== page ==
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Reproductive Health Law Upheld in the Philippines

April 10, 2014

Yesterday in the Philippines, the country’s Supreme Court handed down a landmark decision upholding the constitutionality of the Responsible Parenthood and Reproductive Health Act of 2012.  The decision, which was a major victory for reproductive health advocates in the Philippines, marked the conclusion of a 15-month legal battle that followed the passage of a reproductive health law that was itself the product of a 15-year legislative fight.

In December of 2012, the country’s legislature passed a reproductive health bill that, among other provisions, requires government health centers to hand out free condoms and birth control pills, as well as mandating that sex education be taught in public schools. The measure, which was vigorously opposed by the Catholic Church, will greatly expand access to family planning services and information, particularly in rural areas where the church’s opposition has effectively denied men and women access to modern methods of birth control, including condoms.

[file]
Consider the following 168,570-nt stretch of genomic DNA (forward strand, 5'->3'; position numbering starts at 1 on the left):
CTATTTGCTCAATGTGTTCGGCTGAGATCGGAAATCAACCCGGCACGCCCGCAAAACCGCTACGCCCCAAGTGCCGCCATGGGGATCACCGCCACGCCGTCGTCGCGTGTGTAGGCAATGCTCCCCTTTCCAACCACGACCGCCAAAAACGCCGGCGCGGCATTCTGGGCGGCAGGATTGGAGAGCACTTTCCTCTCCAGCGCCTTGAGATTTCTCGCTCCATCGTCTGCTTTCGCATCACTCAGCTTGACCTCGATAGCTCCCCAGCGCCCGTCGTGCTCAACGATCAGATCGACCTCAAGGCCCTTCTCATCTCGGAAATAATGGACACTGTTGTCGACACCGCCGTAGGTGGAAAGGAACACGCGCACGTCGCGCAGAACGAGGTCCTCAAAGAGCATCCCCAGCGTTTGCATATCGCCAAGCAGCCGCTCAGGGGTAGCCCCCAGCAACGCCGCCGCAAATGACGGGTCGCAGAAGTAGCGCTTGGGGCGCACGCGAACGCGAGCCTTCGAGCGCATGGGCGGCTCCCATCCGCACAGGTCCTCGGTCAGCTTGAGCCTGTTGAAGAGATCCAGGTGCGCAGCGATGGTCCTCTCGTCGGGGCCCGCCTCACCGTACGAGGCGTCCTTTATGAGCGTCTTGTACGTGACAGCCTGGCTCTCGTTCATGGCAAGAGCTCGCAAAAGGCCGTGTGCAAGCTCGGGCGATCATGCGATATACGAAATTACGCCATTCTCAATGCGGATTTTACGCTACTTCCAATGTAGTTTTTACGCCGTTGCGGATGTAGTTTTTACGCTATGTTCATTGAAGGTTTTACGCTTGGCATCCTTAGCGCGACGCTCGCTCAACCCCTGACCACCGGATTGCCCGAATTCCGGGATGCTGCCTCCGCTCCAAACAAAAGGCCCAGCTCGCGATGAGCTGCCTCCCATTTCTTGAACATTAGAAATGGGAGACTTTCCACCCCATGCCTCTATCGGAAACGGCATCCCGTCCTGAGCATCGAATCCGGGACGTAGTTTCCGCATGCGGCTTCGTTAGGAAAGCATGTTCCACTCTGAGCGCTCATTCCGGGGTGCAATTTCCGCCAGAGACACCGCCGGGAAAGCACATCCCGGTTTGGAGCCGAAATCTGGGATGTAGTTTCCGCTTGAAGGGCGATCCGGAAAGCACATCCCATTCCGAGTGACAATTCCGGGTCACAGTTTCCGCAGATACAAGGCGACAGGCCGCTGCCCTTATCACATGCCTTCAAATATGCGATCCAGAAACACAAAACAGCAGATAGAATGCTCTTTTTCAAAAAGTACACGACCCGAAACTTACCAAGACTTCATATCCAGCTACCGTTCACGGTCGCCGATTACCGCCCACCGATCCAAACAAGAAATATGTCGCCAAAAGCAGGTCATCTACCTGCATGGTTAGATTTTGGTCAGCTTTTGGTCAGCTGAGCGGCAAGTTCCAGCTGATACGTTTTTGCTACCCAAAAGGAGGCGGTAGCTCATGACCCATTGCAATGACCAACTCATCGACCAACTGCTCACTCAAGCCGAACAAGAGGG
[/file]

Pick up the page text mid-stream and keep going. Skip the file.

Not all provisions of the Reproductive Health Act, however, were upheld.  The Court struck down several provisions, including a measure requiring private health facilities and religious-affiliated hospitals not providing family planning services to refer patients to hospitals and clinics that do. 

While the Court’s decision was not a complete victory for reproductive health advocates, it is anticipated that the new law will significantly increase contraceptive usage in the Philippines, where women on average (total fertility rate) currently have three children. The population of the Philippines, currently 96.2 million, is projected to reach 151.9 million by 2050.

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